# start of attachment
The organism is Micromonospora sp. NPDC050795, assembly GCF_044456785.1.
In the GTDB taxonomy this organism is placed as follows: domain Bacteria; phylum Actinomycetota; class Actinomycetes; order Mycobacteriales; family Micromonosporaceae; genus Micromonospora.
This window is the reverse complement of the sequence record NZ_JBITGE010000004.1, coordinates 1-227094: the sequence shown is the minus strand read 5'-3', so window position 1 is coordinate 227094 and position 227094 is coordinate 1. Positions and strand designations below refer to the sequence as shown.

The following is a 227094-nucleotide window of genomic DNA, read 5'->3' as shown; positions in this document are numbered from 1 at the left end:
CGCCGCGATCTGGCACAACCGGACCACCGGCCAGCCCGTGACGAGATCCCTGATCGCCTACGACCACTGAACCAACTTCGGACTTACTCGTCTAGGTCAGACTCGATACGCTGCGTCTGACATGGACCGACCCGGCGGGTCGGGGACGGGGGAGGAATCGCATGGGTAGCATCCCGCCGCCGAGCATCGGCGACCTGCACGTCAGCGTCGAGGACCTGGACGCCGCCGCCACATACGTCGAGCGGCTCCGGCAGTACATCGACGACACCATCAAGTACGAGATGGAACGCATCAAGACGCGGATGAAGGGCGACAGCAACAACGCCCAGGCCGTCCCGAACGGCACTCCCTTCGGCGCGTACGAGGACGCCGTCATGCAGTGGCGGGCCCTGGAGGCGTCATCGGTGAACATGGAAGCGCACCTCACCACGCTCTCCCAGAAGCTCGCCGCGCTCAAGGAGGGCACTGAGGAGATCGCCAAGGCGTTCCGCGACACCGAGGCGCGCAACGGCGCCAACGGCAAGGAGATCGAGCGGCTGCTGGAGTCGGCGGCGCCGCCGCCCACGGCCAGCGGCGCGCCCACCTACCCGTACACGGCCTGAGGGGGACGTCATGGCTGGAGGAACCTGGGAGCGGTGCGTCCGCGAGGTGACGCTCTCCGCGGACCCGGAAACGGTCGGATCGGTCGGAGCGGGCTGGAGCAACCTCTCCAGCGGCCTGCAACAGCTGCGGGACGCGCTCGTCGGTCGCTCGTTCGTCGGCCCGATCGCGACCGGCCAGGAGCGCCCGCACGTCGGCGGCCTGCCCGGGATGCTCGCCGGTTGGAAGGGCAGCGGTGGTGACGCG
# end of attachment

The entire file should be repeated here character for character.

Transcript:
The organism is Micromonospora sp. NPDC050795, assembly GCF_044456785.1.
In the GTDB taxonomy this organism is placed as follows: domain Bacteria; phylum Actinomycetota; class Actinomycetes; order Mycobacteriales; family Micromonosporaceae; genus Micromonospora.
This window is the reverse complement of the sequence record NZ_JBITGE010000004.1, coordinates 1-227094: the sequence shown is the minus strand read 5'-3', so window position 1 is coordinate 227094 and position 227094 is coordinate 1. Positions and strand designations below refer to the sequence as shown.

The following is a 227094-nucleotide window of genomic DNA, read 5'->3' as shown; positions in this document are numbered from 1 at the left end:
CGCCGCGATCTGGCACAACCGGACCACCGGCCAGCCCGTGACGAGATCCCTGATCGCCTACGACCACTGAACCAACTTCGGACTTACTCGTCTAGGTCAGACTCGATACGCTGCGTCTGACATGGACCGACCCGGCGGGTCGGGGACGGGGGAGGAATCGCATGGGTAGCATCCCGCCGCCGAGCATCGGCGACCTGCACGTCAGCGTCGAGGACCTGGACGCCGCCGCCACATACGTCGAGCGGCTCCGGCAGTACATCGACGACACCATCAAGTACGAGATGGAACGCATCAAGACGCGGATGAAGGGCGACAGCAACAACGCCCAGGCCGTCCCGAACGGCACTCCCTTCGGCGCGTACGAGGACGCCGTCATGCAGTGGCGGGCCCTGGAGGCGTCATCGGTGAACATGGAAGCGCACCTCACCACGCTCTCCCAGAAGCTCGCCGCGCTCAAGGAGGGCACTGAGGAGATCGCCAAGGCGTTCCGCGACACCGAGGCGCGCAACGGCGCCAACGGCAAGGAGATCGAGCGGCTGCTGGAGTCGGCGGCGCCGCCGCCCACGGCCAGCGGCGCGCCCACCTACCCGTACACGGCCTGAGGGGGACGTCATGGCTGGAGGAACCTGGGAGCGGTGCGTCCGCGAGGTGACGCTCTCCGCGGACCCGGAAACGGTCGGATCGGTCGGAGCGGGCTGGAGCAACCTCTCCAGCGGCCTGCAACAGCTGCGGGACGCGCTCGTCGGTCGCTCGTTCGTCGGCCCGATCGCGACCGGCCAGGAGCGCCCGCACGTCGGCGGCCTGCCCGGGATGCTCGCCGGTTGGAAGGGCAGCGGTGGTGACGCG